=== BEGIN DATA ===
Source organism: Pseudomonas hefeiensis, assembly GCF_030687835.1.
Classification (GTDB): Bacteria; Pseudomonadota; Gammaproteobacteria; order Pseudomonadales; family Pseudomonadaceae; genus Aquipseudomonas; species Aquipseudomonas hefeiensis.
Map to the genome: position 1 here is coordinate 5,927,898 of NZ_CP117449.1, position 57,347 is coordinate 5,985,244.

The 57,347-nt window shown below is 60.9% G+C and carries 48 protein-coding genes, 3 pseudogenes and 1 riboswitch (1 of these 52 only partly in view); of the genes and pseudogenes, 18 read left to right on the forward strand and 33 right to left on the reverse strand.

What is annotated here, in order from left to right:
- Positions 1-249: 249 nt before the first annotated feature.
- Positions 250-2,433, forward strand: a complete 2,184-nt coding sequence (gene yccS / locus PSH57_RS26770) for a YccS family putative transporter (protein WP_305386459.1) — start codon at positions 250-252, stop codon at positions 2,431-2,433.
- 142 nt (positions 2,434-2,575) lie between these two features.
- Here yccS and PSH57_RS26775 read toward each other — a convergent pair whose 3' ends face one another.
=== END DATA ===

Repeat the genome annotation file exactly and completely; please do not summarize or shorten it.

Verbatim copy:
Source organism: Pseudomonas hefeiensis, assembly GCF_030687835.1.
Classification (GTDB): Bacteria; Pseudomonadota; Gammaproteobacteria; order Pseudomonadales; family Pseudomonadaceae; genus Aquipseudomonas; species Aquipseudomonas hefeiensis.
Map to the genome: position 1 here is coordinate 5,927,898 of NZ_CP117449.1, position 57,347 is coordinate 5,985,244.

The 57,347-nt window shown below is 60.9% G+C and carries 48 protein-coding genes, 3 pseudogenes and 1 riboswitch (1 of these 52 only partly in view); of the genes and pseudogenes, 18 read left to right on the forward strand and 33 right to left on the reverse strand.

What is annotated here, in order from left to right:
- Positions 1-249: 249 nt before the first annotated feature.
- Positions 250-2,433, forward strand: a complete 2,184-nt coding sequence (gene yccS / locus PSH57_RS26770) for a YccS family putative transporter (protein WP_305386459.1) — start codon at positions 250-252, stop codon at positions 2,431-2,433.
- 142 nt (positions 2,434-2,575) lie between these two features.
- Here yccS and PSH57_RS26775 read toward each other — a convergent pair whose 3' ends face one another.